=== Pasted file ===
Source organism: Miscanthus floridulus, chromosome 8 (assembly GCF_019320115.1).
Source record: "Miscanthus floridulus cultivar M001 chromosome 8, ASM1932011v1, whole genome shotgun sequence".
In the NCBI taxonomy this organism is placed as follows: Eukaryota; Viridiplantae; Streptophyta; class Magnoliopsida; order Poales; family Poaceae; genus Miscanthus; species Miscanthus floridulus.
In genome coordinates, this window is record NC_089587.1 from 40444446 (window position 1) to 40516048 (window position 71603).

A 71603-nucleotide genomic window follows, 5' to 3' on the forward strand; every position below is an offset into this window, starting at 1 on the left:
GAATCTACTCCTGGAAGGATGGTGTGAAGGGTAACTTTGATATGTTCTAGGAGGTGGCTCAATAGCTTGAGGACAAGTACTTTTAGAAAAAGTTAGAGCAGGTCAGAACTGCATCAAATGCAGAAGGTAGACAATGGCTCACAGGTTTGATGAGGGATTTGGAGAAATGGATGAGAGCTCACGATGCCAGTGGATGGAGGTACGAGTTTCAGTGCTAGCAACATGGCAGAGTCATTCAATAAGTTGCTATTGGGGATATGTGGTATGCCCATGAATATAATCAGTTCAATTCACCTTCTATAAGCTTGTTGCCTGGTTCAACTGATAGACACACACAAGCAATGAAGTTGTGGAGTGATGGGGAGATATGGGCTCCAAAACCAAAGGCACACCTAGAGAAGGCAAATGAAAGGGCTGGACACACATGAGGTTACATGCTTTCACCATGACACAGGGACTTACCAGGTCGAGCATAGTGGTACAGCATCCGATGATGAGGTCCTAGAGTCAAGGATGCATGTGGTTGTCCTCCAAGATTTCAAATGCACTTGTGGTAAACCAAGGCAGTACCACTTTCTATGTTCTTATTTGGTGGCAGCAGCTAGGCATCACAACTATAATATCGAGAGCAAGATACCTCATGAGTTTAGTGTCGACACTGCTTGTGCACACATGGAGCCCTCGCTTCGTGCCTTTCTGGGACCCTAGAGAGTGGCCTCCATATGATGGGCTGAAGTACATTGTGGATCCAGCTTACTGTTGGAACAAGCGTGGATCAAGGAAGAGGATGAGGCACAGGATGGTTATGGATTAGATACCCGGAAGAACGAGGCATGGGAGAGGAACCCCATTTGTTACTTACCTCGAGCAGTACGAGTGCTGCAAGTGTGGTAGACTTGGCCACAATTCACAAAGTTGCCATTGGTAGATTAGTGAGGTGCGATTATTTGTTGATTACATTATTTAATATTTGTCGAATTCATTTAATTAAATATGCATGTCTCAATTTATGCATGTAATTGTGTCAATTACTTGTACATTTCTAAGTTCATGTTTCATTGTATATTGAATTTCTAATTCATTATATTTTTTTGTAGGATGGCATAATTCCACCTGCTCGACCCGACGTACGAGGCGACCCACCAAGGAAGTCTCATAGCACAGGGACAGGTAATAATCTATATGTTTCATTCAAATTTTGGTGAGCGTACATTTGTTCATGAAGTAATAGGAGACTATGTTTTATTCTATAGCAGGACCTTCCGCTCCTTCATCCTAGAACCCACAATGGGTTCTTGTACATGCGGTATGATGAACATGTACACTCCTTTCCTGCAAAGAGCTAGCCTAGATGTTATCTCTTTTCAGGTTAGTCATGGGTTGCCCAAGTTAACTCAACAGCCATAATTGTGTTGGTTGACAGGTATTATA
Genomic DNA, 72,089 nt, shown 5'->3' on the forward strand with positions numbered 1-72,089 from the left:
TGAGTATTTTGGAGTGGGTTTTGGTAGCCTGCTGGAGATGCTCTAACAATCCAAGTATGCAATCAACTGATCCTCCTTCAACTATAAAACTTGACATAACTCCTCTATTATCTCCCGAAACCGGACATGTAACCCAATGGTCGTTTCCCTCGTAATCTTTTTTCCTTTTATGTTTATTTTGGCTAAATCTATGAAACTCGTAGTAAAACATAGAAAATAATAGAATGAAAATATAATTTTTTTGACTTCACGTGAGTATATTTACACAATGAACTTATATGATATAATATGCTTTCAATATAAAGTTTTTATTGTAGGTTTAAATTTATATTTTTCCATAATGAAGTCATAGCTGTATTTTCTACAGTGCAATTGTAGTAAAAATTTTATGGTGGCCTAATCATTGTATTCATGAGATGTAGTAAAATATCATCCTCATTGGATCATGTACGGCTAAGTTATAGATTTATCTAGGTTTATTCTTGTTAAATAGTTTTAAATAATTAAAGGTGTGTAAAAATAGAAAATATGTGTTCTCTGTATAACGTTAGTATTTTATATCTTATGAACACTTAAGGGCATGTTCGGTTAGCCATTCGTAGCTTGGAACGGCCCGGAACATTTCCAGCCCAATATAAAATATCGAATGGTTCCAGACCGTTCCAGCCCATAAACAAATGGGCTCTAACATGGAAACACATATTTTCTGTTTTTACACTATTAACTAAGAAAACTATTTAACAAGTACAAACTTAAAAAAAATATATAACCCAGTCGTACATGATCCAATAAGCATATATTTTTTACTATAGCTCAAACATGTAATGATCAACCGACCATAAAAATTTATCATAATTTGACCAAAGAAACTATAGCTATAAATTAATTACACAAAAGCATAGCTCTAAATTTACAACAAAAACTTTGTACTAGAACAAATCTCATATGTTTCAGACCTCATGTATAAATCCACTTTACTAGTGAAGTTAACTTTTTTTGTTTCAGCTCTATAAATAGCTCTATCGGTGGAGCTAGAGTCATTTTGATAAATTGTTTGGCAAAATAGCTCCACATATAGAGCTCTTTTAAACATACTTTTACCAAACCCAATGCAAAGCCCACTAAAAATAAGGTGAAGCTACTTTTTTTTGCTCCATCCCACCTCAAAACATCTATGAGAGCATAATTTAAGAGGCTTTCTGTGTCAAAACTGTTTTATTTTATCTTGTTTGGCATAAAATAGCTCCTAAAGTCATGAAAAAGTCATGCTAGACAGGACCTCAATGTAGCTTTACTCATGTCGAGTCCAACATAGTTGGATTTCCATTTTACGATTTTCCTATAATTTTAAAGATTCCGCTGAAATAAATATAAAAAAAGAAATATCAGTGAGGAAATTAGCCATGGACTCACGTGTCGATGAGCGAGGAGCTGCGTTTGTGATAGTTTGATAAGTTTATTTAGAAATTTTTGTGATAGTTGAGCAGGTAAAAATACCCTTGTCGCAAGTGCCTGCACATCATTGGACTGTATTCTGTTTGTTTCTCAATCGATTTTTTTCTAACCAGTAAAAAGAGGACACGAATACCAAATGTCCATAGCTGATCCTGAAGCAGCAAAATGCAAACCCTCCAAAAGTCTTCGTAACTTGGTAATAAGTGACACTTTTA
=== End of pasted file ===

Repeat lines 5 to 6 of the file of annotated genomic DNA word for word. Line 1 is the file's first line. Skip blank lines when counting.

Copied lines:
A 71603-nucleotide genomic window follows, 5' to 3' on the forward strand; every position below is an offset into this window, starting at 1 on the left:
GAATCTACTCCTGGAAGGATGGTGTGAAGGGTAACTTTGATATGTTCTAGGAGGTGGCTCAATAGCTTGAGGACAAGTACTTTTAGAAAAAGTTAGAGCAGGTCAGAACTGCATCAAATGCAGAAGGTAGACAATGGCTCACAGGTTTGATGAGGGATTTGGAGAAATGGATGAGAGCTCACGATGCCAGTGGATGGAGGTACGAGTTTCAGTGCTAGCAACATGGCAGAGTCATTCAATAAGTTGCTATTGGGGATATGTGGTATGCCCATGAATATAATCAGTTCAATTCACCTTCTATAAGCTTGTTGCCTGGTTCAACTGATAGACACACACAAGCAATGAAGTTGTGGAGTGATGGGGAGATATGGGCTCCAAAACCAAAGGCACACCTAGAGAAGGCAAATGAAAGGGCTGGACACACATGAGGTTACATGCTTTCACCATGACACAGGGACTTACCAGGTCGAGCATAGTGGTACAGCATCCGATGATGAGGTCCTAGAGTCAAGGATGCATGTGGTTGTCCTCCAAGATTTCAAATGCACTTGTGGTAAACCAAGGCAGTACCACTTTCTATGTTCTTATTTGGTGGCAGCAGCTAGGCATCACAACTATAATATCGAGAGCAAGATACCTCATGAGTTTAGTGTCGACACTGCTTGTGCACACATGGAGCCCTCGCTTCGTGCCTTTCTGGGACCCTAGAGAGTGGCCTCCATATGATGGGCTGAAGTACATTGTGGATCCAGCTTACTGTTGGAACAAGCGTGGATCAAGGAAGAGGATGAGGCACAGGATGGTTATGGATTAGATACCCGGAAGAACGAGGCATGGGAGAGGAACCCCATTTGTTACTTACCTCGAGCAGTACGAGTGCTGCAAGTGTGGTAGACTTGGCCACAATTCACAAAGTTGCCATTGGTAGATTAGTGAGGTGCGATTATTTGTTGATTACATTATTTAATATTTGTCGAATTCATTTAATTAAATATGCATGTCTCAATTTATGCATGTAATTGTGTCAATTACTTGTACATTTCTAAGTTCATGTTTCATTGTATATTGAATTTCTAATTCATTATATTTTTTTGTAGGATGGCATAATTCCACCTGCTCGACCCGACGTACGAGGCGACCCACCAAGGAAGTCTCATAGCACAGGGACAGGTAATAATCTATATGTTTCATTCAAATTTTGGTGAGCGTACATTTGTTCATGAAGTAATAGGAGACTATGTTTTATTCTATAGCAGGACCTTCCGCTCCTTCATCCTAGAACCCACAATGGGTTCTTGTACATGCGGTATGATGAACATGTACACTCCTTTCCTGCAAAGAGCTAGCCTAGATGTTATCTCTTTTCAGGTTAGTCATGGGTTGCCCAAGTTAACTCAACAGCCATAATTGTGTTGGTTGACAGGTATTATA